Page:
In the spring of 1966, at the end of his first year as a Vanderbilt law professor, Professor Harold G. Maier was approached by a small group of students interested in forming an International Law Society. In a retrospective article about the founding of the International Law Society and the Vanderbilt Journal of Transnational Law - both of which are thriving 41 years later - Professor Maier claimed that he had little to offer besides the use of a file drawer in his office and the occasional use of the office itself.
In fact, Maier admitted to feeling a bit overwhelmed that spring. "My contract letter at Vanderbilt had said that I was to 'develop a program of teaching in international legal studies,'" he wrote in a 1992 article for the Vanderbilt Lawyer magazine. "It didn't, however, say anything about money or facilities to support that project."
Maier felt strongly that the program he established at Vanderbilt must not only meet the primary goal of training law students who wished to engage in international practice, but also stimulate and enable scholarship in international legal studies. He also hoped to provide course options for students who were not planning to pursue an international law practice, but wished to broaden their legal education. "Only a program that combined a full curriculum, diverse faculty members, and broad-based student activities could accomplish all three goals," he noted. "We were pretty far from all those goals in 1965-66, my first year at Vanderbilt."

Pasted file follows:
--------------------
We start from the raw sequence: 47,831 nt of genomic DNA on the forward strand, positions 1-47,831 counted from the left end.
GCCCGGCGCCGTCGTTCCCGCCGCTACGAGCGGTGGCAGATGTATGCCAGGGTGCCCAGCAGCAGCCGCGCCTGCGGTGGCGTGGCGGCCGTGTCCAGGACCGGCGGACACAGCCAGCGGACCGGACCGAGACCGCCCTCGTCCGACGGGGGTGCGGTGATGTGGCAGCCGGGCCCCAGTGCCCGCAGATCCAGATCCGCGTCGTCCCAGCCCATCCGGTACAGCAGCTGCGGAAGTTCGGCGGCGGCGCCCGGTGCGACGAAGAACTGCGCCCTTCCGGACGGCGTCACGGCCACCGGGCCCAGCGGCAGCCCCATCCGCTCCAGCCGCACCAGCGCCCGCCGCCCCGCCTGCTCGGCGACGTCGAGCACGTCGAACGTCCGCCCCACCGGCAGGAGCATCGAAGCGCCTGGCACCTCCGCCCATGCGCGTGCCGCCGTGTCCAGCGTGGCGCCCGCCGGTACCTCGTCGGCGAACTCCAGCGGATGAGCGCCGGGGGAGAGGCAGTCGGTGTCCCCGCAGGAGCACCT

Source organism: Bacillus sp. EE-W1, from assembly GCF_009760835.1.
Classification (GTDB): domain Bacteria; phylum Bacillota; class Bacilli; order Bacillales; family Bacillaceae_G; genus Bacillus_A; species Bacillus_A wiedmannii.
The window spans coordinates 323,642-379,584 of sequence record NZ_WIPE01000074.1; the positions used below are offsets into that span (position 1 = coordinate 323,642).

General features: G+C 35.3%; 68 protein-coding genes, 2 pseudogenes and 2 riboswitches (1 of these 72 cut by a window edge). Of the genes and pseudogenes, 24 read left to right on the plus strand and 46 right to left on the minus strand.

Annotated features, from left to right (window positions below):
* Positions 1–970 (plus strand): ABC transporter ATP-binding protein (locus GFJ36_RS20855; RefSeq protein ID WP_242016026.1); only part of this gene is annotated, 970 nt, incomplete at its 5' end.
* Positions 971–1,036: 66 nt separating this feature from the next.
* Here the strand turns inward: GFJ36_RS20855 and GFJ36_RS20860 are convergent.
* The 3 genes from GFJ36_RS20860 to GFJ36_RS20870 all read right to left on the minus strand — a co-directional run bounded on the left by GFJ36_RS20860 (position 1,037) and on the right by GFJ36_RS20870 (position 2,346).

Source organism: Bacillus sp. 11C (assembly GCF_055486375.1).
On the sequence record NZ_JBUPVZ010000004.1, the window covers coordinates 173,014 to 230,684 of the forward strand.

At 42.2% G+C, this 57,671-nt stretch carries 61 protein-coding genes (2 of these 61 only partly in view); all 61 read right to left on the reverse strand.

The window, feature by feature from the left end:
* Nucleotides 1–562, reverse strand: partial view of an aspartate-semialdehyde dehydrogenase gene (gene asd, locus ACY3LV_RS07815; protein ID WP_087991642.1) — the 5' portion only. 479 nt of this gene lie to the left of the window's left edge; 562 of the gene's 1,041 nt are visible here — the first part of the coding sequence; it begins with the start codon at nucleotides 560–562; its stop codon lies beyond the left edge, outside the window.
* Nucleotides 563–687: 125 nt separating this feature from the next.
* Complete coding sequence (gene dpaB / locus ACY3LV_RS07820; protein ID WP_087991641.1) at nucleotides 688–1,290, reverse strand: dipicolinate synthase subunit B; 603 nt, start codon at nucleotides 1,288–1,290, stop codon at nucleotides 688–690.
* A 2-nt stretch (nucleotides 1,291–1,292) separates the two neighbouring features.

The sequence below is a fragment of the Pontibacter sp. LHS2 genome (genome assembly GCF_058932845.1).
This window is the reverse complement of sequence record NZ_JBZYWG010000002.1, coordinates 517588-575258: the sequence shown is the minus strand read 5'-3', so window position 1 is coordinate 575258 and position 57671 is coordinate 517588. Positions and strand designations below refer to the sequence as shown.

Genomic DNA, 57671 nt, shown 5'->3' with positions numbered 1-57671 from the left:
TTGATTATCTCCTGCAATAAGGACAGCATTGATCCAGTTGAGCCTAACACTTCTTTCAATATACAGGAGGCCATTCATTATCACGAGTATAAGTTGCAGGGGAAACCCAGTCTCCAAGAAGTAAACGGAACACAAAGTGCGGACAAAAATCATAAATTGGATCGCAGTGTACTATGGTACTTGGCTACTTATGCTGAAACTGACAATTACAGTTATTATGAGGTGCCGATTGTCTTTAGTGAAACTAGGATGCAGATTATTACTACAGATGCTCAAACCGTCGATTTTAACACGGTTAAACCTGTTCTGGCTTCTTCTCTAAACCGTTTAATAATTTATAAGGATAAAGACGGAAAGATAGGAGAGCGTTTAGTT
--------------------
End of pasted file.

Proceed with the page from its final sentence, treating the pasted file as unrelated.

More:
Maier did have one advantage working in favor of this fledgling international program: timing. Students came to law school in the late 1960s with, he noted, "an interest in international studies informed by the immediacy of the Vietnam War. The question for many of them was not, 'What firm shall I work for?' but 'How long will it be before I'm drafted?'"
With few resources other than his formidable intellect and force of will, Maier helped to form the International Law Society and Vanderbilt Journal of Transnational Law, and used these early successes to establish a firm foundation for future growth of international legal studies at Vanderbilt. Over a career that spanned four decades, he worked with six successive Vanderbilt Law deans to build and support a thriving program, while also serving as chair of the faculty senate, on two provost search committees and on the law school's faculty appointments committee. "He played a central role in recruiting the 'next generation' of Vanderbilt faculty - the generation after Dean John Wade and Professor Paul Hartman," Don Welch, who joined the law school as administrative dean in 1980, says. "During his tenure as Faculty Senate chair, he communicated with his colleagues by publishing regular installments of "Thoughts of Chairman Maier." In 1988, he was named the law school's first David Daniel Allen Distinguished Chair in Law.
After earning his undergraduate and j.d. degrees at the University of Cincinnati and an LL.M. from the University of Michigan, Maier spent his entire academic career at Vanderbilt, where he "was single-handedly responsible for enhancing the status of the law school," says Professor Don Hall. "When he started the Journal of Transnational Law, he made a personal decision to make sure it became a prestigious publication, and he developed and coordinated a robust list of international law offerings at a time when many law schools didn't include international law in their curricula. He got the Jessup Moot Court program up and running, and coached and mentored countless students. His impact on the law school and the students he taught was huge."